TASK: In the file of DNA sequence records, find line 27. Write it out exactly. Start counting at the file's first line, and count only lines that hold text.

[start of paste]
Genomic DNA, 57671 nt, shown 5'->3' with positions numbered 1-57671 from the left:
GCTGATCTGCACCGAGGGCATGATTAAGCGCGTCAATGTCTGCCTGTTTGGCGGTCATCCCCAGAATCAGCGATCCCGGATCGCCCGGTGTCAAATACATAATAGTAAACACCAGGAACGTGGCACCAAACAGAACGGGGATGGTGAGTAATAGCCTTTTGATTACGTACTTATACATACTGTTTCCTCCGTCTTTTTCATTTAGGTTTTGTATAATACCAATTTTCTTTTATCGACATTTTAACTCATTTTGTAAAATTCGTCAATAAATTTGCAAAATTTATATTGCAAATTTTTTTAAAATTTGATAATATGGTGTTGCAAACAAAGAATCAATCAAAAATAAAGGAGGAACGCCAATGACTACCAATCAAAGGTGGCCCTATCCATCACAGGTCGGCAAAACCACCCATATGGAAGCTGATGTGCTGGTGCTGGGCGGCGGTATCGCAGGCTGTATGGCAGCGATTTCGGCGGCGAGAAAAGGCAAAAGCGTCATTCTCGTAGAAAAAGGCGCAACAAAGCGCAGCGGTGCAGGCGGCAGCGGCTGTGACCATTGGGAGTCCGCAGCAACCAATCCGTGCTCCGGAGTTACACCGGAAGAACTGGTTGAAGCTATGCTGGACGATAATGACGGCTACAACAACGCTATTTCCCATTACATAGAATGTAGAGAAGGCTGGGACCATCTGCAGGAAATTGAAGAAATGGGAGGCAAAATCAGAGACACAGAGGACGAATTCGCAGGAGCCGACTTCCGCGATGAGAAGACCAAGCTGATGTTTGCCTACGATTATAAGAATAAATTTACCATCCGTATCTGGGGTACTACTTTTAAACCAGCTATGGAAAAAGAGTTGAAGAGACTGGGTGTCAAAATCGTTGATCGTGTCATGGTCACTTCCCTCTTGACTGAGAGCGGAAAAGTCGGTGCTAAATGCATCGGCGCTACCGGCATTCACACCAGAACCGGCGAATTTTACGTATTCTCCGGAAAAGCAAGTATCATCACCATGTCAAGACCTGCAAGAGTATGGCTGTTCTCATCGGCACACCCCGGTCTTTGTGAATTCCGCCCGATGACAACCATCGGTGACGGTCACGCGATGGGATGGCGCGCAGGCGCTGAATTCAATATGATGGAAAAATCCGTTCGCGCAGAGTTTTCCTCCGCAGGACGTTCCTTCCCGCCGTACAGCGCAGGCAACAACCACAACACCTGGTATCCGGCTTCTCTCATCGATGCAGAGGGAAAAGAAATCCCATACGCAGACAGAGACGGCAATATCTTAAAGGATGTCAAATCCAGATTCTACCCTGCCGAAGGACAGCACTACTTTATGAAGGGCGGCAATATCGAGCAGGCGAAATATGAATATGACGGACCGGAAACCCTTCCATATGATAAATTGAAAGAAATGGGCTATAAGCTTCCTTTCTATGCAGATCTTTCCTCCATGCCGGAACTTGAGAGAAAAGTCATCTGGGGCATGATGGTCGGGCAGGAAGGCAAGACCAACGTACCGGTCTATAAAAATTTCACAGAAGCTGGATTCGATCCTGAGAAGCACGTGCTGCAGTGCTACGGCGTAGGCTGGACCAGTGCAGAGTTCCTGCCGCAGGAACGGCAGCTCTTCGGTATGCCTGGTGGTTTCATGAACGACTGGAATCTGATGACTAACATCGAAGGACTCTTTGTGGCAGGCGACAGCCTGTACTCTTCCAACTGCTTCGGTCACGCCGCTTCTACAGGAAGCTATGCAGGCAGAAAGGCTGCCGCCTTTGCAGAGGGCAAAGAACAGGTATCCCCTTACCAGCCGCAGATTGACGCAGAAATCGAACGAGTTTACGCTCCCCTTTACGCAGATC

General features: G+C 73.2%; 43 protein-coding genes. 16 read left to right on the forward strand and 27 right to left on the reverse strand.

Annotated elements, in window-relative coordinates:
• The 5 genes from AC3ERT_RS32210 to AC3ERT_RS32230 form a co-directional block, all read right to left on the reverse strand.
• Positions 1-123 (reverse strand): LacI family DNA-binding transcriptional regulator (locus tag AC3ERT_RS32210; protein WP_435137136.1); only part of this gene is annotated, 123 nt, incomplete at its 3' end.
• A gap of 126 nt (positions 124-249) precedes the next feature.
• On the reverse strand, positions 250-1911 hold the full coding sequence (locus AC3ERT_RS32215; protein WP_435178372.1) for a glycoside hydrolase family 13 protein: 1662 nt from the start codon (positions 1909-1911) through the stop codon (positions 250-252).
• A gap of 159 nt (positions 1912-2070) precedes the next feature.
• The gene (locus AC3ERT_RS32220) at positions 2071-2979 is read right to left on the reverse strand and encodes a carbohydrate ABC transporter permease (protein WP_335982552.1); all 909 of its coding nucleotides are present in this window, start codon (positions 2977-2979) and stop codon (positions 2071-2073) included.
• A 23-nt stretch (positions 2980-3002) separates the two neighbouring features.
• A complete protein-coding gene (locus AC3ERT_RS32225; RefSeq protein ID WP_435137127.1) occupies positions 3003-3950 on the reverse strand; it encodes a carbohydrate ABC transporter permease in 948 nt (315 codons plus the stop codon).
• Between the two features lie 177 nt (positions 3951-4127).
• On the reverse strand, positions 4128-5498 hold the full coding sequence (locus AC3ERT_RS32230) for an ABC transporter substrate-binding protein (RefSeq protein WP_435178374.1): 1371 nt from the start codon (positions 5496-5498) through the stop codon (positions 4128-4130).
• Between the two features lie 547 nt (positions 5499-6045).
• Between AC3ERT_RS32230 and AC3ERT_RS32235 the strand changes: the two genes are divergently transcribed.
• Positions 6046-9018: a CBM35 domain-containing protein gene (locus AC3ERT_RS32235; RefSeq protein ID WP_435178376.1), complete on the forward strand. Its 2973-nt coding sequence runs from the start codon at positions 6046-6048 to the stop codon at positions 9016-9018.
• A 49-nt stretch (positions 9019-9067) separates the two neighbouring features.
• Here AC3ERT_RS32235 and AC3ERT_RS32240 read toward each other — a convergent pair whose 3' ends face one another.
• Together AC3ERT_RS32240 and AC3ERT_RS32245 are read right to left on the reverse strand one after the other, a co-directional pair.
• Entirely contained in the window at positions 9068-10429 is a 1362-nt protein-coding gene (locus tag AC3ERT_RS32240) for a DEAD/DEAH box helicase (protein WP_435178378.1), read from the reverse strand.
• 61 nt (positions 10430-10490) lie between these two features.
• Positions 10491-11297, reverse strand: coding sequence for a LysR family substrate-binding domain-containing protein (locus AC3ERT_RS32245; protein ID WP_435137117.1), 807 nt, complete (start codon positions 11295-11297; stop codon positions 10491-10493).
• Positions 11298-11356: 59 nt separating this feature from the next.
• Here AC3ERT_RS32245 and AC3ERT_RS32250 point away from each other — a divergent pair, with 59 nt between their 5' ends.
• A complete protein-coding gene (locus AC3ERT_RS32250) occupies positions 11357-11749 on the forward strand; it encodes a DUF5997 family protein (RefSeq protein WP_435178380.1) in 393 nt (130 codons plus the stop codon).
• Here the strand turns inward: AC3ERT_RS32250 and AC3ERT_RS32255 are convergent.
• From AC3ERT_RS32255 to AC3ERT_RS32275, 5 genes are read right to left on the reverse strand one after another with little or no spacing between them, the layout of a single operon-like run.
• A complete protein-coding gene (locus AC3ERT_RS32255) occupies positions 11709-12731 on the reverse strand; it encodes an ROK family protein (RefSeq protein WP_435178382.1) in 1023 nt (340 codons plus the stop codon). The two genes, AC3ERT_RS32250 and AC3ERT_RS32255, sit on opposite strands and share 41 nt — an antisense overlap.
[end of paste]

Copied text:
• Here the strand turns inward: AC3ERT_RS32250 and AC3ERT_RS32255 are convergent.